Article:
We got hit by Typhoon Frank over the weekend.
Original reports said that the typhoon was to stay off the East coast, only hitting the Visayas, but it turned west and hit the center of the islands.
I had to sigh when the CNNInternational newsreader kept trying to make the Manila correspondent spin the typhoon as unusual, i.e. another global warming disaster, but he correctly didn’t take the hint, and reminded her that these things happen all the time here. And indeed, they do: We average ten typhoons, including one supertyphoon, each year, and Northern Luzon has already had damage from a previous one a couple weeks ago.
This one was especially bad, not because it was stronger than usual, but because it veered from it’s predicted course east of the islands to smash right through the center of the Archipelago, devastating the Visayas where we have family, and hitting Manila and the rice growing areas north west of the city.
One sad result is that a ferry, figuring they would be well west of the hurricane’s path, get hit by heavy winds and waves, went aground and turned over, with maybe 800 people missing, presumed dead. The Coast Guard is there trying to find survivors who may be on rafts and still alive, and searching the local islands for survivors, but hope is dim. Ironically, the boat grounded within a mile of land, and there was time to put on lifejackets and try to get people out of the depth of the ship, but in the chaos, it is suspected most didn’t get out of the ship in time, or perished in the waves.
Sigh. Ferry accidents are, alas, not unusual here: it is an archipelago, and ferries and ships are the common way to travel, although local air flights are an alternative for the more affluent.
But the ferry accident is not the only cause of death. Fishermen were caught in the storm, and died. Then there are floods, the major cause of death. Much of the central islands and the Visayas are flooded. Up here in Luzon, the rivers in Bulacan and Pampanga flooded, leaving many stranded on rooftops or wading to higher ground.
On Saturday afternoon, the eye of the hurricane passed well west of here, over the old Clark Airforce base, which is now a development zone/Industrial park. That is a poor area, with many small farmers with wood or bamboo houses, often in low areas.
Our town only had flooded streets, no major flooding, and our house had no problem. The rain was heavy (I estimate 8 inches, maybe ten) and the winds were 30-40 mph, but except for tree branches, little storm damage. However, the roads outside our higher ground may be flooded. Our help got back late from Manila, so the Northern Luzon Expressway and main roads north through Bulacan are open, but that doesn’t mean all the local roads and bridges are open. Many of the vendors were late or missing from the weekly Palenke this morning, and we will have to check if we can get our 4wd jeep to the farm to check the fields for damage.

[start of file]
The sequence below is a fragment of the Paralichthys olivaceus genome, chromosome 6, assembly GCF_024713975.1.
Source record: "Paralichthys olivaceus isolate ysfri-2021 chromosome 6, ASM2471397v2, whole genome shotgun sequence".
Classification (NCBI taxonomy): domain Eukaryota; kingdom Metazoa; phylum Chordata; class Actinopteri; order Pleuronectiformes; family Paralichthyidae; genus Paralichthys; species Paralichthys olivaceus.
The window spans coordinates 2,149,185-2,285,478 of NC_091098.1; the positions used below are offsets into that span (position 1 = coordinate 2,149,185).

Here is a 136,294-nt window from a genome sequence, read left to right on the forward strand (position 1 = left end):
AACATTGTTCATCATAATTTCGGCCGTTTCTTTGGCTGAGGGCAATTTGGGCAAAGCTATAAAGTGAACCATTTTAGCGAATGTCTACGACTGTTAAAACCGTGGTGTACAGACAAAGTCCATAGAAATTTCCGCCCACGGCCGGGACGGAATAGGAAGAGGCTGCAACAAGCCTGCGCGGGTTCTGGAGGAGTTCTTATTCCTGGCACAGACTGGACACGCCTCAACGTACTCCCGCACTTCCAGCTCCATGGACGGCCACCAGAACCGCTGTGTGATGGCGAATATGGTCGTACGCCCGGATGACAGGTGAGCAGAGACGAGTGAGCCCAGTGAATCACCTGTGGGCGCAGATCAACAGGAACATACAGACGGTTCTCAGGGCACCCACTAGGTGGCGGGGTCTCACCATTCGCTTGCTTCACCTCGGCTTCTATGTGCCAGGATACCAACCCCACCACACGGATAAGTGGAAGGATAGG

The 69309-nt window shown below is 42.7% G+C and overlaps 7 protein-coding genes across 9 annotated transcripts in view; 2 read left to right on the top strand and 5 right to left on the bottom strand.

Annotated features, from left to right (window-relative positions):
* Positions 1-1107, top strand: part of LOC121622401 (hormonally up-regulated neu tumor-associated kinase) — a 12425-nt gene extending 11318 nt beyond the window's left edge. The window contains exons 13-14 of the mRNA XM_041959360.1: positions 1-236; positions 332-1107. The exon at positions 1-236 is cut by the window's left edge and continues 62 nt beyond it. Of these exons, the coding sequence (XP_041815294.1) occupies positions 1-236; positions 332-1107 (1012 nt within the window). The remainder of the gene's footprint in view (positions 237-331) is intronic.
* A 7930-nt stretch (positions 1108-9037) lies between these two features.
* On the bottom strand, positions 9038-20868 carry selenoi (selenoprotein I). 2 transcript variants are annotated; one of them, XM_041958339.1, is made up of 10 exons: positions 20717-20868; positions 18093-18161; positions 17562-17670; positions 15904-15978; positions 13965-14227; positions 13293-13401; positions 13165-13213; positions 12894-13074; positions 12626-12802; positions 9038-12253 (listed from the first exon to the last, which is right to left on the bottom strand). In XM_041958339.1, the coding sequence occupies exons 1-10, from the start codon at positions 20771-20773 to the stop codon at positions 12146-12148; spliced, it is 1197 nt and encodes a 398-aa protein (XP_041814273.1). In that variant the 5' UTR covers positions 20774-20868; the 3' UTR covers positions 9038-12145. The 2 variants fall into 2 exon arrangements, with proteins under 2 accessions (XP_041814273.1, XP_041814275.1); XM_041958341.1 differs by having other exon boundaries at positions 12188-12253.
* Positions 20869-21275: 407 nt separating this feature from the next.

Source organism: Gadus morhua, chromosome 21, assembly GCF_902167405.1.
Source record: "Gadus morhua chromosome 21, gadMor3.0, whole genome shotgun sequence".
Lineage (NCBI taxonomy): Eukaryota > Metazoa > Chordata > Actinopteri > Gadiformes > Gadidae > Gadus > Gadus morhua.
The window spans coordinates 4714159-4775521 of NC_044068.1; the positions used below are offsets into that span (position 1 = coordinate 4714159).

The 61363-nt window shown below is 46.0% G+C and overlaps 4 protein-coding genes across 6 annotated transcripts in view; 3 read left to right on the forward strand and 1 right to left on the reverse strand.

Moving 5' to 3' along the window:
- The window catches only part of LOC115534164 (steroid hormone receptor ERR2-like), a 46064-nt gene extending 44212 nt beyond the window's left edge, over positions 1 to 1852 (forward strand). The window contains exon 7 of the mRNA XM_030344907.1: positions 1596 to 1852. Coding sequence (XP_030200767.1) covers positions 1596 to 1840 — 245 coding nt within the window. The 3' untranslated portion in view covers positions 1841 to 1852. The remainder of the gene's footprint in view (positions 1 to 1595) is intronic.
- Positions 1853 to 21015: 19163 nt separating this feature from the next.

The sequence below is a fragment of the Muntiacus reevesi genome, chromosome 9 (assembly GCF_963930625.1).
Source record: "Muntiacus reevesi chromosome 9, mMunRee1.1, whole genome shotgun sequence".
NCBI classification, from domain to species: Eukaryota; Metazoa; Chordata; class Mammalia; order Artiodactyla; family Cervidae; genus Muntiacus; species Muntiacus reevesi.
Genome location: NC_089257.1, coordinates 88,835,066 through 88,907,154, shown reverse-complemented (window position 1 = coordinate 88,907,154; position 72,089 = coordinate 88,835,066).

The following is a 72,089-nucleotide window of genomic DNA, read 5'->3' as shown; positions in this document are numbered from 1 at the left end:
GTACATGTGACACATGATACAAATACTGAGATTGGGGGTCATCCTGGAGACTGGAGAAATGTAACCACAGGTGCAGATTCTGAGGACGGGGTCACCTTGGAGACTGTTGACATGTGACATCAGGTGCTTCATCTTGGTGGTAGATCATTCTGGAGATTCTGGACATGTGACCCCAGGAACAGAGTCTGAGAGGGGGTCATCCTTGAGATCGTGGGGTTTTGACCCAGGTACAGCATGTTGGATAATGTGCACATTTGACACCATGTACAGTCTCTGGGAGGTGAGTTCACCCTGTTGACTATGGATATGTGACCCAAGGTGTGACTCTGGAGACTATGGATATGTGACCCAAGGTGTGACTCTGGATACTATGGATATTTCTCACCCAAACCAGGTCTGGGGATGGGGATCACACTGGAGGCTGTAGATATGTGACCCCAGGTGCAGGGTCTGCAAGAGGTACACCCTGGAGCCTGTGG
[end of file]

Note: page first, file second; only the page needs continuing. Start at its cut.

The bad news is that the floods are more than the drama on the news, and the floods hit many places. The heavy rain hit at the start of the rice season. We are still preparing our fields, but many fields have been planted already, and some are partly grown, and probably ruined. This means replanting the crop, which is an expense many poor farmers can’t afford. Then there are questions about mudslides in the more hilly areas that have been deforested by illegal cutting. No reports so far, but then the reports are not fully in.
The hurricane was not expected to be a problem, so President Arroyo left for a trip to the United States. If she had left a day later, she would still be here, since they had to close Manila airport for about a day, diverting some flights to Cebu. Arroyo is famous for photo ops and handing out help, but this time she will probably do better hitting the “deep pockets” of the Americans.
The irony is that this will get a lot of play on the news: lots of people have cameras and the press here is free and aggressive. So unlike Burma, where a much larger death rate was kept hidden from the news, there will be plenty of stories about the Philippines in the next few days.
Nancy Reyes is a retired physician living in the rural Philippines. Her website is Finest Kind Clinic and Fishmarket